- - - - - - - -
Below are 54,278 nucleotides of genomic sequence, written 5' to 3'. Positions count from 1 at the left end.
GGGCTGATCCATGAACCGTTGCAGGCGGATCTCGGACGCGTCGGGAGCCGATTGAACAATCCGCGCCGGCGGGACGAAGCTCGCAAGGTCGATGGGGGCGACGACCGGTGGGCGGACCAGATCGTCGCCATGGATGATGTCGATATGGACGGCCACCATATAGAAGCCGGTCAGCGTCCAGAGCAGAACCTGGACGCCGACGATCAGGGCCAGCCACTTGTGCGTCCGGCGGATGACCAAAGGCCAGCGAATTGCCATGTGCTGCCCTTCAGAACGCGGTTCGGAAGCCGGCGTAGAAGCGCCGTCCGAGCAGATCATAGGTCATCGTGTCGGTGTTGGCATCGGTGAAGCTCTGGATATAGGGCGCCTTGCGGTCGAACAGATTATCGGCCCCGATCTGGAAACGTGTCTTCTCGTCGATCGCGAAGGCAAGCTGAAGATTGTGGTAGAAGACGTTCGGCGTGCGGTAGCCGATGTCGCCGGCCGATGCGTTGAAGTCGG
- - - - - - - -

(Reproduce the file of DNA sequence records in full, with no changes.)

Below are 54,278 nucleotides of genomic sequence, written 5' to 3'. Positions count from 1 at the left end.
GGGCTGATCCATGAACCGTTGCAGGCGGATCTCGGACGCGTCGGGAGCCGATTGAACAATCCGCGCCGGCGGGACGAAGCTCGCAAGGTCGATGGGGGCGACGACCGGTGGGCGGACCAGATCGTCGCCATGGATGATGTCGATATGGACGGCCACCATATAGAAGCCGGTCAGCGTCCAGAGCAGAACCTGGACGCCGACGATCAGGGCCAGCCACTTGTGCGTCCGGCGGATGACCAAAGGCCAGCGAATTGCCATGTGCTGCCCTTCAGAACGCGGTTCGGAAGCCGGCGTAGAAGCGCCGTCCGAGCAGATCATAGGTCATCGTGTCGGTGTTGGCATCGGTGAAGCTCTGGATATAGGGCGCCTTGCGGTCGAACAGATTATCGGCCCCGATCTGGAAACGTGTCTTCTCGTCGATCGCGAAGGCAAGCTGAAGATTGTGGTAGAAGACGTTCGGCGTGCGGTAGCCGATGTCGCCGGCCGATGCGTTGAAGTCGG